Wen: There are three factors to consider. First, what is the medical circumstance of your child and your household? If everyone in your household is fully vaccinated and boosted if eligible, and everyone is generally healthy, the chance of severe illness from Covid-19 is very low. That’s a different calculation than if your child or someone else in your home is moderately or severely immunocompromised.
Second, what is your family’s tolerance of risk? Some families are trying very hard to avoid contracting Covid-19, while others are not.
Third, how onerous is masking for your child? Many children have adapted very well to masking. However, it has been problematic for some. Some experts have speculated that prolonged masking may particularly impact younger children, kids with learning disabilities, and English-as-a-second-language learners. The possible effects of continued masking should be weighed against the possible benefit in your specific family’s situation.
CNN: My child has asthma. Is that considered a high-risk condition to keep masking?
Wen: Every family has to make the right decision for them. Asthma is not a condition that predisposes to particularly severe outcomes from Covid-19. Many families with kids who have asthma will not choose to continue having their child mask, especially if they are vaccinated. Conditions that are high risk in children would primarily be being moderately or severely immunocompromised — for example, someone receiving chemotherapy for cancer.
There are other conditions that are more commonly associated with hospitalization in children who contract Covid-19, including obesity and diabetes. Again, families have to make individualized decisions. Many will decide that vaccination is sufficient for protection, while others may want to continue masking.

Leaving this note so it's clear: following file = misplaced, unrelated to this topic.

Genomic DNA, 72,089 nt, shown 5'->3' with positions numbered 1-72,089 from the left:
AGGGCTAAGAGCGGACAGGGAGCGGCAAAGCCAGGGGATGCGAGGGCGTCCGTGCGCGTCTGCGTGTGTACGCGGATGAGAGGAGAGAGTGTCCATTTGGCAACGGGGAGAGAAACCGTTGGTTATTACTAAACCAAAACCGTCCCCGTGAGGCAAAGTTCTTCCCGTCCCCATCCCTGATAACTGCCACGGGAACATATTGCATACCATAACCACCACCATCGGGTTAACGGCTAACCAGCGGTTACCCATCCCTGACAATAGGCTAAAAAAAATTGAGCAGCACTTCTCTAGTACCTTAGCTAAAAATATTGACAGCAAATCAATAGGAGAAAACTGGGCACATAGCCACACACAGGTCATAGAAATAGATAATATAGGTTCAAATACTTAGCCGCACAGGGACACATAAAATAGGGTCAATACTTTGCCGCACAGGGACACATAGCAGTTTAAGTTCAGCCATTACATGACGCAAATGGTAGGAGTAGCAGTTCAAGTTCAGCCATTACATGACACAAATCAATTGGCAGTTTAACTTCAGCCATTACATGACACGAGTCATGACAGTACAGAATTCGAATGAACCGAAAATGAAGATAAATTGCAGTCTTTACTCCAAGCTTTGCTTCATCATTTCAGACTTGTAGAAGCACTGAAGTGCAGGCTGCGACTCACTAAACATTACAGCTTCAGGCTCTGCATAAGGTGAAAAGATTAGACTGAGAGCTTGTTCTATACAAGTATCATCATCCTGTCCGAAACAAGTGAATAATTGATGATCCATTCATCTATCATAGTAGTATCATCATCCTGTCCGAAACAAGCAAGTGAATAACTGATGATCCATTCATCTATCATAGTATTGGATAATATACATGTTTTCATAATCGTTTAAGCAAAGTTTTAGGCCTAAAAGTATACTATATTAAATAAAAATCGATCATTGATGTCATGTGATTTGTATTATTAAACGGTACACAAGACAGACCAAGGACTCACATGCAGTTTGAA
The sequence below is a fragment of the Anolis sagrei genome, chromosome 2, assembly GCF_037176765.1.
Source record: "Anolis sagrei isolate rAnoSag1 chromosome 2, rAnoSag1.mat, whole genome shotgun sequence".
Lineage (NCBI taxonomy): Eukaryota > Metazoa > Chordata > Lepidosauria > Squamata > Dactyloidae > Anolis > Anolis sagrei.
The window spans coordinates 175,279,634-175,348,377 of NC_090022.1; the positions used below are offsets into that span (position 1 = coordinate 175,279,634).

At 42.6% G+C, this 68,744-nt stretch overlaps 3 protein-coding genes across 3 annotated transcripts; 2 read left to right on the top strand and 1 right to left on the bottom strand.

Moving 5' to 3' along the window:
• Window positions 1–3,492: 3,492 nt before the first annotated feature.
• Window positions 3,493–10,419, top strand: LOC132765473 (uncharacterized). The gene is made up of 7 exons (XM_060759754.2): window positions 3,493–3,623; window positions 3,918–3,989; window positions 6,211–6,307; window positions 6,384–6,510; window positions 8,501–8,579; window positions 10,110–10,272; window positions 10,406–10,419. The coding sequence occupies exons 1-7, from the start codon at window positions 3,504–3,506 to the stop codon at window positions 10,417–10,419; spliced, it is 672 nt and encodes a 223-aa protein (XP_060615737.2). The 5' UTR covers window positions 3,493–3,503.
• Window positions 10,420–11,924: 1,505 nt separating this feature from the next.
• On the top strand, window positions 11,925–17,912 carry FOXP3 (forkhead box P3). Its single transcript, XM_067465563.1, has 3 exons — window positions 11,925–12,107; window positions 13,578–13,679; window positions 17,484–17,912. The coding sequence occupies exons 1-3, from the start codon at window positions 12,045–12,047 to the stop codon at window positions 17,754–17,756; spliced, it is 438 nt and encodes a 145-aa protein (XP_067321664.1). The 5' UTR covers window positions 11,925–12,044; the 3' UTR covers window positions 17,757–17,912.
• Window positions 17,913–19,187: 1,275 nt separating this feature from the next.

CNN: What if my child doesn’t want to stand out as the only kid who’s wearing a mask?
Wen: Consider speaking to other parents in the class. There may be other children who are still wearing masks, too. Perhaps arrangements can be made for these kids who want to be extra cautious to have certain options, for example, eating lunch in an area separate from others.
CNN: What about extracurriculars? Should my child still participate in these activities?
Wen: Again, it will be up to you. So many kids have lost a lot and made great sacrifices during the pandemic. As long as it makes sense for your family, I think it makes sense to prioritize returning them to as much normalcy as possible.
CNN: What about kids younger than 5 years old who aren’t yet eligible to be vaccinated? Should they keep masking? What if they have older siblings who now don’t need to mask in schools?
Wen: I’m hopeful that vaccines will soon be available for children under the age of 5. As a mom of two little kids under 5, I cannot wait until vaccines are authorized for this age group.
In the meantime, I think it’s reasonable to have masks still be required for children under 5 and the school and daycare staff taking care of them. After all, these kids don’t have the option of getting vaccinated just yet. If masks are not required, I’d recommend keeping children masked at least until they are able to be vaccinated. The exception is if they recently contracted Covid-19. Those with recent infection probably have immune protection for a couple of months.
Whether older siblings continue masking in schools will depend on the risk tolerance of the family. If the goal of the family is to avoid infection for the unvaccinated younger child, then I’d recommend that the older sibling wear a mask in school.
At the end of the day, masks have to be seen just like any other intervention. There are clear benefits and some potential drawbacks. Mask mandates being lifted is out of recognition of this risk-benefit analysis. Masks aren’t ending, though, and parents will be able to make an individualized decision that’s best for their circumstance.